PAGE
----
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Re: Tell Telstra to stop sending you dead trees.



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telephone
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I use the Optus cable network for both Internet and phone access. The
network has battery backup, and continues to function during power
outages. I see no reason the NBN wouldn't be the same.

Sylvia.

Re: Tell Telstra to stop sending you dead trees.



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telephone
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No power down optical?  Good and bad, no more lightning issues either,
but there's no reason a basic phone service couldn't be locally battery
backed.  I certainly keep old phone plugged in, next to the cordless,
in case the power's off.

Grant.

Re: Tell Telstra to stop sending you dead trees.



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Agreed, you simply do whatever is needed to have a backup system.

Cheers Don...





--
Don McKenzie

Site Map:            http://www.dontronics.com/sitemap
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Re: Tell Telstra to stop sending you dead trees.



:On 7/09/2010 7:04 PM, Ross Herbert wrote:
:
:>
:> Ah, but when you get on the NBN you won't have that reliable plain old
telephone
:> service anymore when mains power fails - unless you buy your own UPS back-up
:> battery... Just pray that it is not an emergency 000 call you want to make.
:>
:
:I use the Optus cable network for both Internet and phone access. The
:network has battery backup, and continues to function during power
:outages. I see no reason the NBN wouldn't be the same.
:
:Sylvia.


A FTTH NBN is a totally passive network, ie. no power is transmitted down the
cable. Every home on the NBN will have an Optical Network Terminal through which
ALL residential services (including the fixed telephone) must operate. As such,
the ONT is powered from the domestic ac mains supply with a UPS. In order to
keep the ONT operating during mains power outages the UPS must be fitted with a
back-up battery (approximately 3 hours of reserve). The current policy is that
the homeowner must pay for the supply and installation of the battery if they
want communications to be maintained during power outages. In addition, the UPS
only issues a battery failure warning by a visual indicator so unless you are
continuously aware of this indication there is the likelihood that you will only
find out your battery is dead when you need to use the telephone during a power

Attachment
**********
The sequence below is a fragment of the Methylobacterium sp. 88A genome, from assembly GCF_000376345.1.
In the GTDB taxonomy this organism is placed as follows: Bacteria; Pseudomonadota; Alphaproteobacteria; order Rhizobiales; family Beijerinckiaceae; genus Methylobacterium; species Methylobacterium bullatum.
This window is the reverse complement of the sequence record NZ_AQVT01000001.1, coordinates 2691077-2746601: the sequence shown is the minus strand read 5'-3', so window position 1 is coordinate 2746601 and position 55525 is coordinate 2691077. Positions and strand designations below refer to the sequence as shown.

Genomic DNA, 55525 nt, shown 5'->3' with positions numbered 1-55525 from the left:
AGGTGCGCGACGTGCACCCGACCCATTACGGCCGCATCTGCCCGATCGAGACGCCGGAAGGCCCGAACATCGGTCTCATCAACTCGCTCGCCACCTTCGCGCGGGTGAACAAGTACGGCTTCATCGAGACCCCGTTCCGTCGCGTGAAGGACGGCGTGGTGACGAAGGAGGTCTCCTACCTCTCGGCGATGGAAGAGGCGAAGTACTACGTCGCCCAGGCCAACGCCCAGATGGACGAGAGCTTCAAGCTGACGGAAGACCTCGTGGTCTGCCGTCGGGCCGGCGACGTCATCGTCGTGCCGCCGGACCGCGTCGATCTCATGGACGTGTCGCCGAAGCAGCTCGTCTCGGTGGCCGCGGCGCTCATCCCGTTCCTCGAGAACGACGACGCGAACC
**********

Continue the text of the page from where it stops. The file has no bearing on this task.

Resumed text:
outage.

Here is the battery reminder document issued by Telstra for its Velocity
customers (which is essentially the defacto standard for all NBN customers).
http://www.telstra.com.au/smartcommunity/assets/smartcommunitybattery_1108.pdf

Re: Tell Telstra to stop sending you dead trees.


wrote:
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back-up
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which
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only
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That may be the way Telstra does it, but that doesn't mean the NBN will
be the same. Do you have a reference to anything that gives a definitive
statement on how the NBN will work?

Sylvia.

Re: Tell Telstra to stop sending you dead trees.



:On 8/09/2010 4:41 PM, Ross Herbert wrote:
wrote:
:>
:> :On 7/09/2010 7:04 PM, Ross Herbert wrote:
:> :
:> :>
:> :>  Ah, but when you get on the NBN you won't have that reliable plain old
:> telephone
:> :>  service anymore when mains power fails - unless you buy your own UPS
back-up
:> :>  battery... Just pray that it is not an emergency 000 call you want to
make.
:> :>
:> :
:> :I use the Optus cable network for both Internet and phone access. The
:> :network has battery backup, and continues to function during power
:> :outages. I see no reason the NBN wouldn't be the same.
:> :
:> :Sylvia.
:>
:>
:> A FTTH NBN is a totally passive network, ie. no power is transmitted down the
:> cable. Every home on the NBN will have an Optical Network Terminal through
which
:> ALL residential services (including the fixed telephone) must operate. As
such,
:> the ONT is powered from the domestic ac mains supply with a UPS. In order to
:> keep the ONT operating during mains power outages the UPS must be fitted with
a
:> back-up battery (approximately 3 hours of reserve). The current policy is
that
:> the homeowner must pay for the supply and installation of the battery if they
:> want communications to be maintained during power outages. In addition, the
UPS
:> only issues a battery failure warning by a visual indicator so unless you are
:> continuously aware of this indication there is the likelihood that you will
only
:> find out your battery is dead when you need to use the telephone during a
power
:> outage.
:
:>
:> Here is the battery reminder document issued by Telstra for its Velocity
:> customers (which is essentially the defacto standard for all NBN customers).
:>
http://www.telstra.com.au/smartcommunity/assets/smartcommunitybattery_1108.pdf
:
:That may be the way Telstra does it, but that doesn't mean the NBN will
:be the same. Do you have a reference to anything that gives a definitive